This year, Quebec's box office has had fewer big hits, but it definitely has a hero. Bon Cop, Bad Cop, produced by Montreal's Park Ex Pictures and distributed by Alliance Atlantis' Motion Picture Distribution, had earned $8.3 million as of Sept. 4, since its release Aug. 4. Its gross for the Aug. 18 weekend in Quebec, $953,649, was nearly five times the gross of the No. 2 film, Snakes On A Plane. But its success only makes matters worse: Park Ex has now earned the right to a huge performance envelope.

The impact of the funding crisis will be felt next year, when current production reaches the exhibition spigot. As of March 23, 2006, Telefilm had received proposals for 32 projects seeking approximately $52 million. The agency had $5 million in its kitty. Only two major projects were granted funding, Denys Arcand's L'âge des ténèbres, produced by Arcand's partner, Denise Robert of Cinémaginaire, and Bernard Émond's Contre toute espérance, produced by ACPAV, both of which received more than $2 million. (It's worth noting both ACPAV and Cinémaginaire were two of the five companies cited in the letter to Oda.) “Without a critical mass [of production] it's hard to offer the choices and keep that market share,” says Telefilm's Pradier.

Hence the letter to Oda. Now all that remains is for Heritage Canada to increase Telefilm's film finance budget, but there's not much chance of that. In July, Oda responded to the letter, which had requested an increase of $20 million per year, saying no new money was available. As for private money, it's difficult to find willing investors in Canada or markets abroad, for Quebec films have no export market. While France may seem a natural home for the former colony's French-language films, the accent is a definite block. In recent years, only four films have landed major theatrical releases in France: Jean-Marc Vallée's C.R.A.Z.Y., Emile Gaudreult's Mambo Italiano, Arcand's Les Invasions Barbares and Jean-Francois Pouliot's La Grande Seduction–the latter two boosted by invitations to the 2003 Cannes Film Festival. Even a successful Quebec film has difficulty recouping its investment at home–which explains why 80% of Quebec film budgets are still derived from subsidy dollars. Film production just doesn't make economic sense.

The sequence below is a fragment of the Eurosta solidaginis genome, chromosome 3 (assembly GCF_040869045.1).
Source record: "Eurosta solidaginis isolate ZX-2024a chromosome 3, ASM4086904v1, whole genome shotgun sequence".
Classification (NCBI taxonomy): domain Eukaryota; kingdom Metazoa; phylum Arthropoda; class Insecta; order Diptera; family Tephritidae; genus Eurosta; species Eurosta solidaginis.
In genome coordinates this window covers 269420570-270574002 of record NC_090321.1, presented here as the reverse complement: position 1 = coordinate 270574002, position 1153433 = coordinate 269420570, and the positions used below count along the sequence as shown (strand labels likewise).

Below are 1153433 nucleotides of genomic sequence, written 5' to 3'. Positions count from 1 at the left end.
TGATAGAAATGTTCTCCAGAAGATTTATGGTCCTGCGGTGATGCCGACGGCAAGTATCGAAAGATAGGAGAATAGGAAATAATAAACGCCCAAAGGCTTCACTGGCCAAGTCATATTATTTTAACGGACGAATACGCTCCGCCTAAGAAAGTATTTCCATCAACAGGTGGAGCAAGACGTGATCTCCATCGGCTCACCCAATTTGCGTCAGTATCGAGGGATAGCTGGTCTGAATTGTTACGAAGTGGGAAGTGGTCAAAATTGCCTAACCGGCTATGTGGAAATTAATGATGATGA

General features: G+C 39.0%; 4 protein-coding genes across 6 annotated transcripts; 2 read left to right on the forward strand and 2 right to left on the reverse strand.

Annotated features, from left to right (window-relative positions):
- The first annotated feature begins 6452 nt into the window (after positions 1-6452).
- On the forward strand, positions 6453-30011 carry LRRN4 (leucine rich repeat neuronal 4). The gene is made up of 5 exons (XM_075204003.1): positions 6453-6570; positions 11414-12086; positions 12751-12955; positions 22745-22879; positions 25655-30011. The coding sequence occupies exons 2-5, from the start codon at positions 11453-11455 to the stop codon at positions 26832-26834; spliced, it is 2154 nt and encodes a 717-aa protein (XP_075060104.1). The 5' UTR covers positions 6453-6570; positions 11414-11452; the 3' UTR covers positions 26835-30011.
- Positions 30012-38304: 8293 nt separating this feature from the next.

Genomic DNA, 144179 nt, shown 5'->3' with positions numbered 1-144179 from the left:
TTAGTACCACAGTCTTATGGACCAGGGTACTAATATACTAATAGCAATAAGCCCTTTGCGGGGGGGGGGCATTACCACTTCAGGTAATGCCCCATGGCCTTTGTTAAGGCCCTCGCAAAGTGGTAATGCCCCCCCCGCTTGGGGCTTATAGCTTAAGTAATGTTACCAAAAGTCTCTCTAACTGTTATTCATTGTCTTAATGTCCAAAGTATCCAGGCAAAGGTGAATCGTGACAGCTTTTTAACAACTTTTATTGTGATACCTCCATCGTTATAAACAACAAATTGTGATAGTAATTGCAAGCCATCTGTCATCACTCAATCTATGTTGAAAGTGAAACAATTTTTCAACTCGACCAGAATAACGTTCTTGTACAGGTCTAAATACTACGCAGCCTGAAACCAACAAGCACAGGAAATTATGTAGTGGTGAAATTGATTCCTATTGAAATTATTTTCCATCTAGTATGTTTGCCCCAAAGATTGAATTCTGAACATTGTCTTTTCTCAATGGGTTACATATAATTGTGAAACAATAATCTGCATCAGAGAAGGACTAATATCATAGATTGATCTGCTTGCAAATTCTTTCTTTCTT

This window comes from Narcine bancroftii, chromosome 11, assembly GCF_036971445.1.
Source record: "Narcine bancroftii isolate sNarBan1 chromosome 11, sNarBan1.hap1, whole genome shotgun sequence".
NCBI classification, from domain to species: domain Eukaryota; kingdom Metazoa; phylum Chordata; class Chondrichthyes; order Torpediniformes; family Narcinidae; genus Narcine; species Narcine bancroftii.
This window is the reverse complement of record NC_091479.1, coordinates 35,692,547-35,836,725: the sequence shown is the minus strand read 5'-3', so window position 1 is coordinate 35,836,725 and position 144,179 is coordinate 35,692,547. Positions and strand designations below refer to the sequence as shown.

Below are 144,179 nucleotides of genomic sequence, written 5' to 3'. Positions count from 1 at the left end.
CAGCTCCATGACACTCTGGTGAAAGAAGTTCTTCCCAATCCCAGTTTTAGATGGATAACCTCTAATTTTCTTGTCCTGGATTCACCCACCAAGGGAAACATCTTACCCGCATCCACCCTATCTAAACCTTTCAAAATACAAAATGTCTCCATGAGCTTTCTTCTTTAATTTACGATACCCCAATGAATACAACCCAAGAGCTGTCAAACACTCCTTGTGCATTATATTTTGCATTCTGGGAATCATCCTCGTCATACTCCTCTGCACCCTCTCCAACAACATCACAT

One potential solution to the funding crunch: a box-office levy. “It's definitely a good alternative,” says Cinémaginaire's Robert. “It's a question of getting the different players to agree.” France, for example, has the billeterie, which amounts to 10% of each ticket sold. The money goes to the Centre National de la Cinématographie, which subsidizes a substantial portion of French film production.

There are a lot of strikes against a Quebec billeterie. Through federal and provincial income taxes, Quebec taxpayers are already funding Quebec movies, whether they see them or not. So the idea of paying again is unlikely to appeal. The tax, er, levy, would have to be applied to all movies, or it wouldn't have any impact. U.S. distributors (whose movies attract most of the remaining 82% of the Quebec audience share) will have a fit. Then again, the CNC-endowed French cinema enjoys the largest percentage of local market share in the EU, typically 30%.

“We've been asking for a billeterie for about 40 years,” says Jean Pierre Lefebvre, a veteran director and the president of L'Association des réalisateurs et réalisatrices du Québec, which represents the province's directors. “It's what saved France after World War II. Argentina did it five years ago. Chile did it. It's what you do if you have a fragile culture. This crisis is killing Québécois cinema.”

Telefilm, like any reasonable bureaucracy, has convened an industry working group to study the idea. Is Lefebvre an alarmist? Says Pradier, “He was the first person I invited.”